I have used a particular stitch to do tree trunks, limbs, and twigs that others might be interested in along with the ones in this month's newsletter. I think Victorian ladies would have used it on their own as it is simple to do.
I used a chain stitch, closed and in a filling manner. First, I went up on side of the area with the chain, then turned the fabric and went back down slightly overlapping the first row of chain. I repeated the third row in the same manner as the first row. Repeat the fourth row in the manner of the second row, etc. For a branch, limb or twig, just use less rows of filling chain stitch.
I used a variegated color thread; the one color ranging from pale to dark. By stitching every other row upside down and overlapping the stitch, a rough texture was achieved and the colors were placed in a natural juxtaposition to each other. My thread was a silk from Europe and gave a sheen here and there along the areas.
The chain used as filling has been used in English needlework for centuries, both before and after Victorian times; using mainly the wools and cotton supplies one could purchase then.
Another very adaptable method for working stems, either in full or half work, is the Twisted Outline Stitch Colored Plate 1 – STEMS, E. This can be done only on a framed fabric. The needle is brought up its full length above the surface, the silk, one or more strands, is twisted by turning the needle until the silk will coil up if let loose; with this twisted thread, lay a stitch one-quarter of an inch long on the line of the stem. Continue these, taking each one about one-third back on the one already laid and all on the same side as in Simple Outline.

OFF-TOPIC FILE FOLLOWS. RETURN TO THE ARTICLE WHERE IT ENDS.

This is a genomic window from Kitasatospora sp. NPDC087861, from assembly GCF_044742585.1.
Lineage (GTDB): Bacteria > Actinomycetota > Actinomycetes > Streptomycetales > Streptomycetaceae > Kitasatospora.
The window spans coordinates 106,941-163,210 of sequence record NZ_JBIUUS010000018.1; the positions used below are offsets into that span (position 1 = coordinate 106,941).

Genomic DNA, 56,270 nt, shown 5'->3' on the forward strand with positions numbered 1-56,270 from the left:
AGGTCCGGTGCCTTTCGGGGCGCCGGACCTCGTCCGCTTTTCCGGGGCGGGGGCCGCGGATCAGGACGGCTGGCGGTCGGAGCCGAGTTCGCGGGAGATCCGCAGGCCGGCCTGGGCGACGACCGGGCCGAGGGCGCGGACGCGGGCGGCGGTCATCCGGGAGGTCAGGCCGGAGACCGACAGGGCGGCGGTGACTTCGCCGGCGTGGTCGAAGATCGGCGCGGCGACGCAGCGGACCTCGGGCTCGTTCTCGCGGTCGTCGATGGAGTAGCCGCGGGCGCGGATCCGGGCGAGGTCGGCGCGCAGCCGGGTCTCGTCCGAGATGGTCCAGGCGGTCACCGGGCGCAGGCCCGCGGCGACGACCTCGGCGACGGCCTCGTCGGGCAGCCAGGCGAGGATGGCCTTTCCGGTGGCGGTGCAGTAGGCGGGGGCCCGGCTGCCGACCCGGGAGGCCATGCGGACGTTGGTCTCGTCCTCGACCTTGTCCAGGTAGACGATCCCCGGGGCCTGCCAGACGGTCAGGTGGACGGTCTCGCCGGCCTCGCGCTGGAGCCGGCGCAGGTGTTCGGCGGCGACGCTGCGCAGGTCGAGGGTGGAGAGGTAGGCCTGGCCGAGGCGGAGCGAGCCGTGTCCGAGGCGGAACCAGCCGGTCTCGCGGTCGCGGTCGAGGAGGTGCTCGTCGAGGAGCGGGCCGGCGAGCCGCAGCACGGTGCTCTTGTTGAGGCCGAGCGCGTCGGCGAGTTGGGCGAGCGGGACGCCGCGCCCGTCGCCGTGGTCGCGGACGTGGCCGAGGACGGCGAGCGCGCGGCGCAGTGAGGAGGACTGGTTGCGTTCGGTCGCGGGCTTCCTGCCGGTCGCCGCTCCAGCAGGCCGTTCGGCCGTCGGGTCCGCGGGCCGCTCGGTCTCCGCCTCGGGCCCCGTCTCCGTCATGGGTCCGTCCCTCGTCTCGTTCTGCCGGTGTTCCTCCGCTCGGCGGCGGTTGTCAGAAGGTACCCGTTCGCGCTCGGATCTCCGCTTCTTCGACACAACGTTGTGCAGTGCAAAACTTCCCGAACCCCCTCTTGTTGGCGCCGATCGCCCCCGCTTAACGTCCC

The question has been asked, if it will not do as well to take long stitches in “Kensington Outline” Stitch with one of the twisted flosses. Certainly not — the result is totally different. The twisted floss would lie in loose stitches, whereas, if the filo is twisted as one works, it gains a certain spring, or tendency to uncoil, which makes it hold close to the ground material. Stitches of Twisted Silk in no way suggest the effect of “twisted outline work.” Illustration F shows in the arbutus the very satisfactory results of working ribbed stems in this way. Colored Plate 1 – STEMS, J. Stems may be shaded in rows of color, or two lines may be laid down each side of a stem, leaving the ground material between. One row of this work is not so effective or firm as two or more, and is seldom used except for veining leaves. The stitch is very effective in the stems of solid embroidery, on rich materials, silks, etc. See Colored Plate 1 – STEMS, I. It is in this case, of course, laid “solid” and two or more strands of filo may be used together. (See Illustrations. G and H below.)